St. George's TerraceTransitional Kitchen, London

Luke White

Photo of a medium sized classic single-wall kitchen in London with a belfast sink, shaker cabinets, blue cabinets, white splashback, ceramic splashback, stainless steel appliances, light hardwood flooring and an island. —  Houzz
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This photo has 6 questions
phearld wrote:8 September 2014
Sam Hatton wrote:12 February 2018
Interior Therapy wrote:11 January 2016
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    Robert Rhodes Architecture + Interiors

    Hi Vickie - we are architects, so we don't sell things. I don't remember the exact range but I do remember they are from Fulham Brass in west London.

Ed Gold wrote:25 December 2015

What Houzz contributors are saying:

Kate Burt added this to How Can I Renovate My Kitchen Sustainably?4 December 2019

What about plumbing?“Plumbing is another tricky one. We’ve not yet managed to discover whether copper or plastic pipes are better,” Rob says. “You could pay a sustainability consultant thousands and still not get a conclusive answer. “For welding,” he says, “we always use a solvent weld rather than pushing joints together with a rubber seal – the latter are more prone to leaks and typically not as long-lasting.” On the topic of leaks, a recent mishap in a newly installed kitchen has caused Rob to rethink how they install sink units. “Just weeks after putting in a kitchen,” he recalls, “the client knocked over a washing detergent container. The cabinet was permanently damaged before it was even a month old. It’s really common to open the sink cabinet and see damage of this sort, or from leaks. This prompted us to think: what can we do to protect and avoid these sorts of things and help longevity?” The upshot is that Rob’s team now install a liner tray into every sink cabinet. “If there’s a leak, you see it before the damage happens,” he says. This ensures the unit remains recyclable or resellable in the future.Another idea comes from Richard Andrews, who reduced the amount of items he needed to buy for his own kitchen by building his own taps from plumbing materials (see photo five, In what ways can I reuse and recycle?). It’s also a job a good plumber would be able to do relatively easily.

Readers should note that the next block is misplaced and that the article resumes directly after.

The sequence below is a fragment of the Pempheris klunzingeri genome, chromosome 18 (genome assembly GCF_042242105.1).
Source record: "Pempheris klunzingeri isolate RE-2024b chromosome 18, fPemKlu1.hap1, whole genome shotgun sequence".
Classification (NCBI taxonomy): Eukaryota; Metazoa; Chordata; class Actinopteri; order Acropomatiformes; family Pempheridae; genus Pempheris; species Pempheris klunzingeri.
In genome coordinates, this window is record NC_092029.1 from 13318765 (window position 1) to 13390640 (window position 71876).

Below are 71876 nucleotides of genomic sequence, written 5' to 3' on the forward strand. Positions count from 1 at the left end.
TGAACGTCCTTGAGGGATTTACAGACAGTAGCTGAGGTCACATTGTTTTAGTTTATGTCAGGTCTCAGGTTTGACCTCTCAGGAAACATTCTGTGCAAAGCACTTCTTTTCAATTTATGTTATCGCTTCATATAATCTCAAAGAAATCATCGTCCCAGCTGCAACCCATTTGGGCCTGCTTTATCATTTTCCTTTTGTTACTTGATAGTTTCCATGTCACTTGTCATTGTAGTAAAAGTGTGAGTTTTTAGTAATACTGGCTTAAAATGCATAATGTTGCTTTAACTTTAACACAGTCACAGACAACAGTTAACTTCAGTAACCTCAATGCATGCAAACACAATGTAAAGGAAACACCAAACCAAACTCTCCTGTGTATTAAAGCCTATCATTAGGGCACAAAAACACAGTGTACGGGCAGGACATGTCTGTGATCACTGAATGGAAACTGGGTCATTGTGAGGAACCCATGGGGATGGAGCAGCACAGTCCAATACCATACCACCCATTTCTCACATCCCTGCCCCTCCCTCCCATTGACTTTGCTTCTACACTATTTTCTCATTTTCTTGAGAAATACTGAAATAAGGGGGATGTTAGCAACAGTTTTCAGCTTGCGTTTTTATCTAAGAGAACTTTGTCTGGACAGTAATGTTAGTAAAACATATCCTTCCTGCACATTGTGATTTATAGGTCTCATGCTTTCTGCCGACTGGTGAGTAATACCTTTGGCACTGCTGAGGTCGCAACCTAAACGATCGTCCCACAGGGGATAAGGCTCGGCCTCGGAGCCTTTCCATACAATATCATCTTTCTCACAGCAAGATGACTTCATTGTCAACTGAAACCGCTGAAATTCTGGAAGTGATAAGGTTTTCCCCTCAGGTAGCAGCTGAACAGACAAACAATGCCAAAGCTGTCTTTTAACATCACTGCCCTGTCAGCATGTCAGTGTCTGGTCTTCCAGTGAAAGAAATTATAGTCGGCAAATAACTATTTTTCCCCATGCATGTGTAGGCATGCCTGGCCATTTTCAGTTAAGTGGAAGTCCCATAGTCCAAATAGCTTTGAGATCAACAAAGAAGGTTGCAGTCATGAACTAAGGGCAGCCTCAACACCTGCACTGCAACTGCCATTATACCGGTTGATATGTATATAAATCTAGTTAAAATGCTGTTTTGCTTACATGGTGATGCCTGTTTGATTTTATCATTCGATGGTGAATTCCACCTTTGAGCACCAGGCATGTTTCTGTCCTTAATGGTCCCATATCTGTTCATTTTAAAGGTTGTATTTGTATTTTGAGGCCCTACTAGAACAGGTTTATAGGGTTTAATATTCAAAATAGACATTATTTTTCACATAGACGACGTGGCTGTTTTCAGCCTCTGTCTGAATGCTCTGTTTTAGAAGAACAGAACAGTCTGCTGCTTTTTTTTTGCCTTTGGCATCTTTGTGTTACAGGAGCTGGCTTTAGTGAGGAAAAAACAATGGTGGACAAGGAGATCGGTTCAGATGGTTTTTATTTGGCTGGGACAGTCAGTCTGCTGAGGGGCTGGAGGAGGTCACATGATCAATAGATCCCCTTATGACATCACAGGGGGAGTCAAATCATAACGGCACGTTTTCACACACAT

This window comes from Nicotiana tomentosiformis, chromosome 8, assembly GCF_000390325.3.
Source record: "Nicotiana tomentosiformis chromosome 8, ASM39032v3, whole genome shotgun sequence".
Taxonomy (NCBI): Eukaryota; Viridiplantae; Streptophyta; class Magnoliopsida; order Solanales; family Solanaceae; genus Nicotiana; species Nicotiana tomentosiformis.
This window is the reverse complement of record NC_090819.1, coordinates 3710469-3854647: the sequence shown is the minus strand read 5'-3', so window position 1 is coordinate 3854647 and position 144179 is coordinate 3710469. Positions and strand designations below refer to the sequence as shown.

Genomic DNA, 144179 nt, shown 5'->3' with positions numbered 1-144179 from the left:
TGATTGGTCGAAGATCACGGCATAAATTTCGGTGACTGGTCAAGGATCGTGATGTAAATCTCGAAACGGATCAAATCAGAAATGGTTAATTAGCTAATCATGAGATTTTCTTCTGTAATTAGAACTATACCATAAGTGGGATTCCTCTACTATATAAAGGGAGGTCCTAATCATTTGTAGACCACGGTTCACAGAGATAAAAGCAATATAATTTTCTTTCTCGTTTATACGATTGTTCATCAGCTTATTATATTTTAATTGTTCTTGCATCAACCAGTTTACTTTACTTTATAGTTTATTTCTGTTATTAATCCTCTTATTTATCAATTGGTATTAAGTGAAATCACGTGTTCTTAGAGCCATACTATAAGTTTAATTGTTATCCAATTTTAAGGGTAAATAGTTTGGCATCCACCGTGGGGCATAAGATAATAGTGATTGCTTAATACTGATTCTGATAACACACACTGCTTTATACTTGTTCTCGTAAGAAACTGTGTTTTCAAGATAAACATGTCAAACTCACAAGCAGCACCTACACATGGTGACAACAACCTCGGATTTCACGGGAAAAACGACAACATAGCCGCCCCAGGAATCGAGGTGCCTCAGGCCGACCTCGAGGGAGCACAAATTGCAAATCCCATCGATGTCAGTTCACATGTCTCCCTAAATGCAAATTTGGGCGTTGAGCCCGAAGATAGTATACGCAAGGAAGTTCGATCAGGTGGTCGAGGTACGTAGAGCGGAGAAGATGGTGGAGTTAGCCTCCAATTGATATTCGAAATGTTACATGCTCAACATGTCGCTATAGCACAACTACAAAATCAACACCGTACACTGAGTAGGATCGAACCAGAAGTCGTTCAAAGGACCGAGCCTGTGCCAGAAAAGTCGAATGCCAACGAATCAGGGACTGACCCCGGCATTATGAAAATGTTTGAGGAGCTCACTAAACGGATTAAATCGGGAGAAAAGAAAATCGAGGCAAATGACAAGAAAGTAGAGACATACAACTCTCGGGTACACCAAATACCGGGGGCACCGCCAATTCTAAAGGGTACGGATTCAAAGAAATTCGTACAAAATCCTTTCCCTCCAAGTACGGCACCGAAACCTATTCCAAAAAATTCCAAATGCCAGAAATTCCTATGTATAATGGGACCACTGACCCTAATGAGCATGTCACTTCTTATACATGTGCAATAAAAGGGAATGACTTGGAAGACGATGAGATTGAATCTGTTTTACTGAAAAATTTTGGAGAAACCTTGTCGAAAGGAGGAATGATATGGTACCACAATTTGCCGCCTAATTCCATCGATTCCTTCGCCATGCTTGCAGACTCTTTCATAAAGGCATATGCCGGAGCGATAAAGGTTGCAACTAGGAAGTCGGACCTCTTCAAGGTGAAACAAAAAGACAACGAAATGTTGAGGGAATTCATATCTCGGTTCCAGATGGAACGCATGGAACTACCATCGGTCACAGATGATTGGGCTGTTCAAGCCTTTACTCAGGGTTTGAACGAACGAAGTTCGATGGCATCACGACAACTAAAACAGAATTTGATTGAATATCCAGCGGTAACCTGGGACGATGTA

Amanda Pollard added this to 9 Questions You Need to Ask Before You Plan a New Kitchen7 September 2017

Which details should I choose?At this point, you need to start choosing everything from taps to cabinet doors; worktops to dishwasher. Try and pin down the associated elements, too, such as wall tiles and flooring.While it seems exhausting to have to choose between so many items, getting clarity beforehand will mean that you won’t be hassled at installation stage into making snap decisions that you may later regret.Keep referring back to your planned layout to make sure everything will fit. If you need to make amendments, this is the best point to do it so that by the time your kitchen is being installed you are absolutely sure of where everything will go.

What Houzz users are commenting on:

joymcmahon added this to brooklane kitchen12 March 2020

cabinet color: Down Pipe by Farrow and Ball

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